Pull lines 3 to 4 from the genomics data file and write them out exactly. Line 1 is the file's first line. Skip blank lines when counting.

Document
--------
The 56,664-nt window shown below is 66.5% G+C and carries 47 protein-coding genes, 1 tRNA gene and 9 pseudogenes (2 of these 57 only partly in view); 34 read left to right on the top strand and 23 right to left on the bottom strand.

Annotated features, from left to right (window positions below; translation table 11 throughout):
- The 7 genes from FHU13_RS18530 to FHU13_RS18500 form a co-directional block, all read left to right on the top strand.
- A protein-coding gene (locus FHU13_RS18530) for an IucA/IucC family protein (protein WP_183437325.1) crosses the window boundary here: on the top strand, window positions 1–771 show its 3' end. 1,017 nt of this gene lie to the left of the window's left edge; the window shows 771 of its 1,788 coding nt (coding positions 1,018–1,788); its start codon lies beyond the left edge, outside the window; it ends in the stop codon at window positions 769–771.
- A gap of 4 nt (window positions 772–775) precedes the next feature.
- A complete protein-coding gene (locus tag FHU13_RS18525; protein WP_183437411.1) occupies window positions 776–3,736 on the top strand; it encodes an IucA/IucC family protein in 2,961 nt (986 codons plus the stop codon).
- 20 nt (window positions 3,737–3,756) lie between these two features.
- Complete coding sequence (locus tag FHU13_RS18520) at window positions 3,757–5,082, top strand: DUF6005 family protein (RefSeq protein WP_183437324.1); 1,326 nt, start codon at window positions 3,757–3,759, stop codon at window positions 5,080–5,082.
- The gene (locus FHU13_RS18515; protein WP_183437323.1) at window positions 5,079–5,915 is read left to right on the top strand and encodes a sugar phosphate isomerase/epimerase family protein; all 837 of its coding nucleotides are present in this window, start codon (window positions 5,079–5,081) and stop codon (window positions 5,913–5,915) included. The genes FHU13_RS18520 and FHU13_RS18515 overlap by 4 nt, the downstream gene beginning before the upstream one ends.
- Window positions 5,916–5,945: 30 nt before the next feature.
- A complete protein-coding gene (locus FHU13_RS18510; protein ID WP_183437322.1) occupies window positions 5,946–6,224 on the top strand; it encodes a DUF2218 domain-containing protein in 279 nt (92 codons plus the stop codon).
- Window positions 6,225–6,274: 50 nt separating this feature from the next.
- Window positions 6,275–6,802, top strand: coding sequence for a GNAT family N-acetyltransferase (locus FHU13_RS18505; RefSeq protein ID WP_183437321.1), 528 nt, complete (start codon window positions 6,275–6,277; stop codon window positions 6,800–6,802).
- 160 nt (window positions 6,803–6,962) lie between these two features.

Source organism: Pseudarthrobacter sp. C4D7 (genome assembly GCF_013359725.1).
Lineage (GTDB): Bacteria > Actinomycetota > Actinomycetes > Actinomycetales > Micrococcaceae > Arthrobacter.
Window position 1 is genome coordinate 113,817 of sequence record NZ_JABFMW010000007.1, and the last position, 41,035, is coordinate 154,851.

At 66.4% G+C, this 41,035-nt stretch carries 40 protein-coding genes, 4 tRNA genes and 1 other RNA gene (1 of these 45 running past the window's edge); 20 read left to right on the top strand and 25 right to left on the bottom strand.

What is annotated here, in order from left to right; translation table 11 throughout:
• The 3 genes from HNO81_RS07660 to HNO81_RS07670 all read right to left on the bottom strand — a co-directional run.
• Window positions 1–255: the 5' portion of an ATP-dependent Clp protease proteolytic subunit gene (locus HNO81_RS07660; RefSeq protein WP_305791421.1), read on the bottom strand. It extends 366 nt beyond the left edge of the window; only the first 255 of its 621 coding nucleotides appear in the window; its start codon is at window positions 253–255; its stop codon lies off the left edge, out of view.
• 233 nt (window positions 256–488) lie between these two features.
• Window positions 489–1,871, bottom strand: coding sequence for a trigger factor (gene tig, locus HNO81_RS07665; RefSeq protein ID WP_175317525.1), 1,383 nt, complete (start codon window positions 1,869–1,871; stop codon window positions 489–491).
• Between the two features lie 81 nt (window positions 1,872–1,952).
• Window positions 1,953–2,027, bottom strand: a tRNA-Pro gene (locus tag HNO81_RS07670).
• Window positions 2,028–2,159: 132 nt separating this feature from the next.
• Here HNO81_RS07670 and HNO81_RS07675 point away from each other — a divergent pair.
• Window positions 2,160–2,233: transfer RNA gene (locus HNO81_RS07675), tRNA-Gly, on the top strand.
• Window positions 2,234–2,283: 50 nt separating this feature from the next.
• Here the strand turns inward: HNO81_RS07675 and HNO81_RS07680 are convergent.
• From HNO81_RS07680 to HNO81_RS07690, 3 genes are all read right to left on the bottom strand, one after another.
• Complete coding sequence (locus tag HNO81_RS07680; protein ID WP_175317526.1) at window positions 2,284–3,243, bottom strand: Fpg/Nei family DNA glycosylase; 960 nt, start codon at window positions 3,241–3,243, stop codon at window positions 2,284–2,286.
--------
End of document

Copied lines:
- The 7 genes from FHU13_RS18530 to FHU13_RS18500 form a co-directional block, all read left to right on the top strand.
- A protein-coding gene (locus FHU13_RS18530) for an IucA/IucC family protein (protein WP_183437325.1) crosses the window boundary here: on the top strand, window positions 1–771 show its 3' end. 1,017 nt of this gene lie to the left of the window's left edge; the window shows 771 of its 1,788 coding nt (coding positions 1,018–1,788); its start codon lies beyond the left edge, outside the window; it ends in the stop codon at window positions 769–771.